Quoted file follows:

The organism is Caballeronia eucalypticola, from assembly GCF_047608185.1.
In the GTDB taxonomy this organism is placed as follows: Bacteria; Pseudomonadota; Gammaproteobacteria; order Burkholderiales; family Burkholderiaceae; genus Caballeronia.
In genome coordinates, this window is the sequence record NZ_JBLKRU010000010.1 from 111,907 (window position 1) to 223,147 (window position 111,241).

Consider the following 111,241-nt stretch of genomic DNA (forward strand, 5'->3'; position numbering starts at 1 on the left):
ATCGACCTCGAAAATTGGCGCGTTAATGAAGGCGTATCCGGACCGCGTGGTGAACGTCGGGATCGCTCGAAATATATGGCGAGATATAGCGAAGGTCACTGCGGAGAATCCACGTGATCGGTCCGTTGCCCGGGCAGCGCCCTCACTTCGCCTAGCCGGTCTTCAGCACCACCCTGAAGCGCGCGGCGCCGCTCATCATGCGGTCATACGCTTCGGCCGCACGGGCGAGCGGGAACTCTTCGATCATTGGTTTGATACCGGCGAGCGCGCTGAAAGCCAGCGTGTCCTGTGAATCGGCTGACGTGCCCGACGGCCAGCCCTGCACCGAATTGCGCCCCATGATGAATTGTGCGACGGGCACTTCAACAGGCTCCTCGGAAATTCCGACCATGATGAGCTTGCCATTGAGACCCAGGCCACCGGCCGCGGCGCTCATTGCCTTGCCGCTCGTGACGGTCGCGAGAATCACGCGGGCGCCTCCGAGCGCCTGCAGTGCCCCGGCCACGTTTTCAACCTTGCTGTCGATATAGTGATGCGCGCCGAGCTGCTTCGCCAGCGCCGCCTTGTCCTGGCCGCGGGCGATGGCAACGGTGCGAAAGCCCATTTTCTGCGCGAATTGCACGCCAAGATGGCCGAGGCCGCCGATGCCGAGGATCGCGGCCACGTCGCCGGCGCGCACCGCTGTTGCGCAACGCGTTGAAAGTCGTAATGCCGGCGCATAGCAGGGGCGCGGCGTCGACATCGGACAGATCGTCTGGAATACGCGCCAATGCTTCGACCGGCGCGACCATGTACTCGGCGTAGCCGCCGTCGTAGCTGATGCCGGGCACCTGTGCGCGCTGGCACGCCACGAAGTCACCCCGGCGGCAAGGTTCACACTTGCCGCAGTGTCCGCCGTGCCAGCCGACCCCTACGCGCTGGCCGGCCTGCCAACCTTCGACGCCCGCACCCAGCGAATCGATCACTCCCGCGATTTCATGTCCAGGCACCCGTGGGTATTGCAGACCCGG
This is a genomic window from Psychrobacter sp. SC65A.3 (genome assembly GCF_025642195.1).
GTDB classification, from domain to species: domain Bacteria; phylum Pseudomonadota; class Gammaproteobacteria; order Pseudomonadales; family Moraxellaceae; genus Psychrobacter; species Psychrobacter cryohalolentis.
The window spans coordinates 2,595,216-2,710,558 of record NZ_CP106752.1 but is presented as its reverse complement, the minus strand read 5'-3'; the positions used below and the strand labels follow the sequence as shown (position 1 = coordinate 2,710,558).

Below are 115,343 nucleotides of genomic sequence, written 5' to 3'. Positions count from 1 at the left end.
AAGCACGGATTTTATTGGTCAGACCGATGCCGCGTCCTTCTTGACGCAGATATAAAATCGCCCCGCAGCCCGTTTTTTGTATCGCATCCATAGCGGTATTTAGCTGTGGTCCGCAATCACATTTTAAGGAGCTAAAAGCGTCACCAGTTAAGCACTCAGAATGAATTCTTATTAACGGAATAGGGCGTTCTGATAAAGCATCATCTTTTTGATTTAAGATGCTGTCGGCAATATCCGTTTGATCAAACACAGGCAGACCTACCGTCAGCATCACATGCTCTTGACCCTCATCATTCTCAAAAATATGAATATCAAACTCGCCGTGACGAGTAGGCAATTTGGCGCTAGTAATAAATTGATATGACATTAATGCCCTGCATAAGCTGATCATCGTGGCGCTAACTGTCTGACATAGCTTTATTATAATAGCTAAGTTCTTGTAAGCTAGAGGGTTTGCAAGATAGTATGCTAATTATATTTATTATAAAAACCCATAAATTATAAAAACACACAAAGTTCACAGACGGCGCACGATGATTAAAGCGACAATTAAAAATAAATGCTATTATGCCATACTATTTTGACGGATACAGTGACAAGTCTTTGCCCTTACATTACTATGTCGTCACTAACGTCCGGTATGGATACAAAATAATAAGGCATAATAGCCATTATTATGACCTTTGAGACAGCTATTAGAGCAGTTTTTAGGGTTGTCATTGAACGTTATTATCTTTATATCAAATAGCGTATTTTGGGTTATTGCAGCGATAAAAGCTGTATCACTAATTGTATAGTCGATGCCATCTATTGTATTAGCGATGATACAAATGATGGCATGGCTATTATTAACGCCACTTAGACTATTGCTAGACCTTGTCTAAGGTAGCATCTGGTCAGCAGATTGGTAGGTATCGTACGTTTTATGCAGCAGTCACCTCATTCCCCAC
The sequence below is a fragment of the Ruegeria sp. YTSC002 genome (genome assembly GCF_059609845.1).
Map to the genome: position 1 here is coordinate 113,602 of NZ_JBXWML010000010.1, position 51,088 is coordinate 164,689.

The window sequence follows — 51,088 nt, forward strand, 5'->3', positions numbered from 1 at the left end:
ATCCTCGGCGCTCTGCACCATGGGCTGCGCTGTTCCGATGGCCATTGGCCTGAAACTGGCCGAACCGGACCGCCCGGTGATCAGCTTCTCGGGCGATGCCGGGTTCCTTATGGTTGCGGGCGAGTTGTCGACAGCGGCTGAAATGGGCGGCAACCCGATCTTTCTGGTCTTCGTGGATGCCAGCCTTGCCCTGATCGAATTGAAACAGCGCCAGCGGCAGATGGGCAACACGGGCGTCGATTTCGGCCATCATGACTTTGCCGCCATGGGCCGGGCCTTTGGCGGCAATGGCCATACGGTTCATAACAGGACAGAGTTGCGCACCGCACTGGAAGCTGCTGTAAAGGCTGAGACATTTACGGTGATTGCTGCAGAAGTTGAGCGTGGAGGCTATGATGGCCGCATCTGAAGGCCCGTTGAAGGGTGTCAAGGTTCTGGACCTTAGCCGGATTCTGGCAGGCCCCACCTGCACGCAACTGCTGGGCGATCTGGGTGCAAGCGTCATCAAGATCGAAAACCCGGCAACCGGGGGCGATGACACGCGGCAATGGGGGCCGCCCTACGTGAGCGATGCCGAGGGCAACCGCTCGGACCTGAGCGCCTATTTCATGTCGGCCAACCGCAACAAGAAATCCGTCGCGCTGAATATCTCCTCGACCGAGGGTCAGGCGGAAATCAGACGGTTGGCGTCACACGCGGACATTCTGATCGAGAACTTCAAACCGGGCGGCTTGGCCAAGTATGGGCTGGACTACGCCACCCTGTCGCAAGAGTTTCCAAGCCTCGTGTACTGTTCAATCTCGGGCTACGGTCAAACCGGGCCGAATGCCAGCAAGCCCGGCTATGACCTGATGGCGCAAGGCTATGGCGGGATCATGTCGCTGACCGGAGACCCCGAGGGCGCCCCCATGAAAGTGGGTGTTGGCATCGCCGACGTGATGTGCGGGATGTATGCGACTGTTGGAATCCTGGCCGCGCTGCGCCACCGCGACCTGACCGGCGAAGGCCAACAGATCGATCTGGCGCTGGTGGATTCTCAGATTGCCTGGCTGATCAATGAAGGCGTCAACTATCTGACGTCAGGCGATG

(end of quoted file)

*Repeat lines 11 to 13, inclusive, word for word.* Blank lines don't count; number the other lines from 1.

The sequence below is a fragment of the Ruegeria sp. YTSC002 genome (genome assembly GCF_059609845.1).
Map to the genome: position 1 here is coordinate 113,602 of NZ_JBXWML010000010.1, position 51,088 is coordinate 164,689.

The window sequence follows — 51,088 nt, forward strand, 5'->3', positions numbered from 1 at the left end: